While some traditions are fading in the era of globalization, there is a group of women in Jakarta keeping traditional Indonesian dance alive. They actively upload videos of their practice sessions onto platforms like Facebook, Instagram, and YouTube. They even recently started using TikTok to showcase their love for traditional Indonesian dance to the younger generation; 70% of them are aged 45 to 60, and they hope to hand on the torch. The community is named Perempuan Menari. Perempuan means “woman,” and menari means “dancing” in Indonesian.
“We started with only seven people in 2018. Then, within a year, our members grew to around 60 members, and now we have 96 members. Some [heard of the group] through word of mouth from our members. But the majority actually know us from social media. The profiles are varied, from teenagers to people in their 60s—students, housewives, or career women. Not all of us have the experience of being a dancer, so everyone can learn from scratch here. Our mission is simple: we want to keep traditional Indonesian dance alive,” said Pritha Nandini, the founder of Perempuan Menari.
The name Perempuan Menari embodies hope for women, especially mothers, to become real role models for the next generation and inspire younger people to preserve Indonesian culture, especially traditional dance. Each year, the group organizes a performance that follows a theme. The first show in 2018 was titled “Seloka Swarnadwipa” (“Energy of the Golden Island, Sumatra”) and featured various Sumatran movements that mingled with Malay variations. The following year, “The Charm of Eastern Indonesia” featured choreography like the Tifa dance from East Nusa Tenggara and the Saureka-reka dance from Maluku. The most recent show was “Genderang Swargabhumi” (“The Sound of Heaven on Earth”) in 2020, where they performed 12 dances originating from west to east Indonesia. In particular, the group featured traditional musical collaborations.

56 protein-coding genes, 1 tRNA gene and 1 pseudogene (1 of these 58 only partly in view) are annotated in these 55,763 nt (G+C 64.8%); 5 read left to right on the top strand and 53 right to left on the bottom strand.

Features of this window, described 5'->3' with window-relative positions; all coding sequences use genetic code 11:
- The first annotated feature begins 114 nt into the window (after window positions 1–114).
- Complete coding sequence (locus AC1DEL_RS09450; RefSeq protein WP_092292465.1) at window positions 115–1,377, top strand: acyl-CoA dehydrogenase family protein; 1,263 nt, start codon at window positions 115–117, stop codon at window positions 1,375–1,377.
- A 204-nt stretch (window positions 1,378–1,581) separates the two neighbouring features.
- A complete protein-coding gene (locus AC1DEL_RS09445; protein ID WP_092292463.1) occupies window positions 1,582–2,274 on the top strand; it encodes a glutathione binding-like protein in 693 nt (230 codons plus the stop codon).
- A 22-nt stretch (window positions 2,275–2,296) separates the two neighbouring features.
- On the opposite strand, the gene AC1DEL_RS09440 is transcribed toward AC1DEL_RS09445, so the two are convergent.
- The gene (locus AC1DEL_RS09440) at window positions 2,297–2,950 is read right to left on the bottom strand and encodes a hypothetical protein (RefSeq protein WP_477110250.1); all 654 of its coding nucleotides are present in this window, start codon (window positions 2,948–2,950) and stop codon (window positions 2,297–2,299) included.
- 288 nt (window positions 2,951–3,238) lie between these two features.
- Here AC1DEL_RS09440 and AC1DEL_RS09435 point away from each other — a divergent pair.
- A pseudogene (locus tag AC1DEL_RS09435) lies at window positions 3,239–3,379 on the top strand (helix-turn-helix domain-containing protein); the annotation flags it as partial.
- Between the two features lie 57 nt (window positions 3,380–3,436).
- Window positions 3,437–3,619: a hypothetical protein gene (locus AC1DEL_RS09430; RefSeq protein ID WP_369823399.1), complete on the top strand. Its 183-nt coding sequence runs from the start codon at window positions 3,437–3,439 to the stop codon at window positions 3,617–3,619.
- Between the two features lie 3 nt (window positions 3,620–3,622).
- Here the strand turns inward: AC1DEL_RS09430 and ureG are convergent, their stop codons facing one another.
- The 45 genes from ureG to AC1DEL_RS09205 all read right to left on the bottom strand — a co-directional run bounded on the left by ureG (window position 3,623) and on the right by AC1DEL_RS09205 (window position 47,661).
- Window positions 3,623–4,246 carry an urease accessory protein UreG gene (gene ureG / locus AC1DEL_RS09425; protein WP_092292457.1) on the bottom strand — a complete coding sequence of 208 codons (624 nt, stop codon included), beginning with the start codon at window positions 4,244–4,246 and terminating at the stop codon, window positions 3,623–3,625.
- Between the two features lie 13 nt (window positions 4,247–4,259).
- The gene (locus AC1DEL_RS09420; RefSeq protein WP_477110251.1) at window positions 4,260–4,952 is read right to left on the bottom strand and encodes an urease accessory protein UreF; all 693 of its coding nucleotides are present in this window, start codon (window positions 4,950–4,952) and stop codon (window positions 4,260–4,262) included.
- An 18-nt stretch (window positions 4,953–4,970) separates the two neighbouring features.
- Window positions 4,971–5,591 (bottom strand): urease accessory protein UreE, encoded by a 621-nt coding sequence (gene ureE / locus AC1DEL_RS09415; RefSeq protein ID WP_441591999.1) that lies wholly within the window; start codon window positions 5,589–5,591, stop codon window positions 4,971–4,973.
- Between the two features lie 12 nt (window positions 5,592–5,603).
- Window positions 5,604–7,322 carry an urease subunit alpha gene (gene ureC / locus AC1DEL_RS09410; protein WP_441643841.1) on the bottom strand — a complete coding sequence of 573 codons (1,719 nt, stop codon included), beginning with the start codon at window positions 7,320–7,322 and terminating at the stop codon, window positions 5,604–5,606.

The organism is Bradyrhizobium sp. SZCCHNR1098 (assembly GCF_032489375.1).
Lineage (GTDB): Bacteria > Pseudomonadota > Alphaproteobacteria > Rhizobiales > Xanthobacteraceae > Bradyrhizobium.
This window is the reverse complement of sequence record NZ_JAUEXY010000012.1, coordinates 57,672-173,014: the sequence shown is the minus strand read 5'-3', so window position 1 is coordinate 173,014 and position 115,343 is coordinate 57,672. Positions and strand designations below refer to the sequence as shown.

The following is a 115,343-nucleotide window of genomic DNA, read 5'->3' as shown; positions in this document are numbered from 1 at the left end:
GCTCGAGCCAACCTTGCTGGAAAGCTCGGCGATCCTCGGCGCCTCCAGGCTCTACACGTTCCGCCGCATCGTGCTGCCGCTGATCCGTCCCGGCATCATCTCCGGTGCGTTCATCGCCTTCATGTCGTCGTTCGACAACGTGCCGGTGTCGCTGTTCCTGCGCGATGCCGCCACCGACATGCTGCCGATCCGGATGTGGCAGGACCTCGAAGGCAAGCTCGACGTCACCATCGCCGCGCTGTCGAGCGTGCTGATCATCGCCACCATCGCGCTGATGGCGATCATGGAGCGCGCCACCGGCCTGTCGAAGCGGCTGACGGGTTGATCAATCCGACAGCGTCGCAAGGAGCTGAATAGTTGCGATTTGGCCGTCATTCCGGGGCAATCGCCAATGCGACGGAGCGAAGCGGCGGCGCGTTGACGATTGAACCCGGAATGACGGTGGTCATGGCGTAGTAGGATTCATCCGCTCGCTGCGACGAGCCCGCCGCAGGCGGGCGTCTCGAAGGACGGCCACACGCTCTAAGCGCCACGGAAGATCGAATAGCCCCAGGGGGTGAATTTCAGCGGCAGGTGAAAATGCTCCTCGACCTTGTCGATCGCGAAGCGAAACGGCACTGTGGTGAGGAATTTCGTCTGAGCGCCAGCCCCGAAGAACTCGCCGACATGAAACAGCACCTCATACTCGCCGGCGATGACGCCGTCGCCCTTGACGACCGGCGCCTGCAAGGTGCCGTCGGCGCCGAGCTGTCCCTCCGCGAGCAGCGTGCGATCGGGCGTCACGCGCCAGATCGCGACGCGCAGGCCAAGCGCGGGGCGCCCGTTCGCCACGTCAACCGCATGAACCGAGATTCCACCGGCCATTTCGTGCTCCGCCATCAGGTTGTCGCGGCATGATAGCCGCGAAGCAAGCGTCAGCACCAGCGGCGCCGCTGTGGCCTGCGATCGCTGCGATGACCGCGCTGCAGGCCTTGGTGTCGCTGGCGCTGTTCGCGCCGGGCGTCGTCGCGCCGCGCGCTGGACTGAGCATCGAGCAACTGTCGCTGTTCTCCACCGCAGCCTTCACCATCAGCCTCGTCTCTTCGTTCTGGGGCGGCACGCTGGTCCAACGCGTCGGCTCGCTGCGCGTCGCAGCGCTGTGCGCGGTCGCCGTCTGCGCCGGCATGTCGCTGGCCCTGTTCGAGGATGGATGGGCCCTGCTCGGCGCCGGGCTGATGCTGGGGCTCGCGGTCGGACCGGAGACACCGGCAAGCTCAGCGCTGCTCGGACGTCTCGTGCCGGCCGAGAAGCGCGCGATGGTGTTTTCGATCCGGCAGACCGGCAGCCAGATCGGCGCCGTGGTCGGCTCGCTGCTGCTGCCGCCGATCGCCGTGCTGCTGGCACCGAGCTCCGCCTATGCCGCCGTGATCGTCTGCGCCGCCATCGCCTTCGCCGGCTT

Perempuan Menari’s show last year was a totally new experience for the whole crew as it was presented virtually. Just like other sectors that have been impacted by the COVID-19 pandemic, performing arts have also been heavily affected. From April to December 2020, sports and cultural activities were restricted by the local government to reduce the chance of spreading the coronavirus. People were not allowed to hold live, in-person shows or host communal activities. Instead of pushing the stop button, however, they turned to YouTube to host the annual event and used platforms like Zoom to keep their weekly practice on schedule. Some of them needed to take small steps and learn how to use the communication tool because it was their first encounter with a video platform of its kind.
“Most of the group said that online practicing is more difficult as the coach can’t check and correct our posture directly, or because some moves should be done in a group of two or more. The worst case is an unstable internet connection that causes delayed or frozen screens. However, virtual practice is still better than nothing at all,” said Nandini.
In December 2020, “Genderang Swargabhumi” involved 50 dancers and 30 musicians who performed for more than 5,000 simultaneous viewers. “For us, the traffic exceeded our expectation. In our two previous annual shows, we gathered around 500 audience members at best. In fact, this time we got some international crowd during the live show. Beyond that, we are humbled and grateful to be able to support musicians and event management workers during this difficult season,” said Yuneri Chandra, one of the members of Perempuan Menari that organized the event.
Currently, with vaccinations taking place in Indonesia, policies regarding communal activities are no longer as strict as last year. The dancing women of Perempuan Menari have returned to practicing as a group in the same space, but with strict health protocols. Even so, they may continue to hold virtual performances this year, as they seek to replicate the success they had four months ago.